Whether you have a car, motorbike, bus, coach or lorry licence, if your diabetes is treated by insulin they must tell the DVLA (or DVA in Northern Ireland). Failing to do so will result in a £1,000 fine, and if you become involved in an accident you may even be prosecuted. The measures have been put in place to ensure drivers’ safety on the roads. But what happens once you inform DVLA of your condition? Whether you have a car, motorbike, bus, coach or lorry licence, if your diabetes is treated by insulin they must tell the DVLA If you have a car or motorbike licence, you fall under the Group 1 driver category, and your licence will be renewed every one, two or three years. Any changes to your condition or treatment between each licence renewal should be reported. Drivers who are under medical supervision by a doctor and are only using insulin for a temporary period (less than three months) do not need to notify DVLA. The same applies for women with gestational diabetes less than three months after delivery. Mon, January 1, 2018 What types of Diabetes are there? From Types 1 & 2 to Gestational diabetes. If you are diabetic but not on insulin medication you do not need to let DVLA know. The only times you would are are listed by Diabetes UK: If you have had two episodes of severe hypoglycaemia within the last 12 months (where you ere completely dependent on another person to treat your hypo). You develop impaired awareness of hypoglycaemia (where you are unable to recognise the hypo when it starts). You experience a disabling hypo while driving. You have other medical conditions or changes to existing medical conditions which could affect your ability to drive safely. Examples are problems with vision (e.g. laser treatment/injections), circulation, or sensation (e.g. p Continue reading >>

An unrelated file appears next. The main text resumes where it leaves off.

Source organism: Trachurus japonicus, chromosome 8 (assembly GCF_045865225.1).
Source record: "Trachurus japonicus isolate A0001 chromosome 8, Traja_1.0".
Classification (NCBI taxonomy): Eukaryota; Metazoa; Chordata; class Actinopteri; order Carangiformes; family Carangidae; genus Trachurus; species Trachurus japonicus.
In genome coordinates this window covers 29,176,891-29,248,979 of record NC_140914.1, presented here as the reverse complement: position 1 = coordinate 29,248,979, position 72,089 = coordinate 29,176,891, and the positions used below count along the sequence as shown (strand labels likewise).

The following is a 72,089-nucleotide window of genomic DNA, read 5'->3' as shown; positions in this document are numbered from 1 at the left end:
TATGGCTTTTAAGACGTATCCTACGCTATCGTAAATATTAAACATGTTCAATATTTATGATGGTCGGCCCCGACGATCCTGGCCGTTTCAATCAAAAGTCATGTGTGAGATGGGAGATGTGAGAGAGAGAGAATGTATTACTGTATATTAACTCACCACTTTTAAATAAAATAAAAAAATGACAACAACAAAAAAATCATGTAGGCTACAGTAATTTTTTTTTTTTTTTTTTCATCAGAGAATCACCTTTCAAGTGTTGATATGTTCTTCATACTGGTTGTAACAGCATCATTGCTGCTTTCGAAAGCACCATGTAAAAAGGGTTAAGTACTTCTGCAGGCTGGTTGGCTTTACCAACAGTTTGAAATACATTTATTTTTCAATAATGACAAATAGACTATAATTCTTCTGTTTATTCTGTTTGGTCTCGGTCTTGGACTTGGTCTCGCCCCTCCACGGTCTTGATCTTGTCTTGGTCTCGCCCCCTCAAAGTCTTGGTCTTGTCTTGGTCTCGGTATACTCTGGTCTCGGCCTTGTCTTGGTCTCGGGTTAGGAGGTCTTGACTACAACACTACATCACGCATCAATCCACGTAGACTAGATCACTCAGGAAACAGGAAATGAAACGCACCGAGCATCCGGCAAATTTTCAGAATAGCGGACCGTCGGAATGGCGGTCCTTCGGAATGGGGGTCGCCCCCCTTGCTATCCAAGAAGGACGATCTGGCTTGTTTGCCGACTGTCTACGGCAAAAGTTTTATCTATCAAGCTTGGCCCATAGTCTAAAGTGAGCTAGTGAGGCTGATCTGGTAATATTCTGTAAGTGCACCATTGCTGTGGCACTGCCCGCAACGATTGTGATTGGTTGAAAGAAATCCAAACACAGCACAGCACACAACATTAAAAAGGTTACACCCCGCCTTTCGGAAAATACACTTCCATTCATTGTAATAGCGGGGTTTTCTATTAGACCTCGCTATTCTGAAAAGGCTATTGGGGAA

Now You've Been Diagnosed With Gestational Diabetes Does This Effect Driving?

Now You've Been Diagnosed With Gestational Diabetes Does This Effect Driving?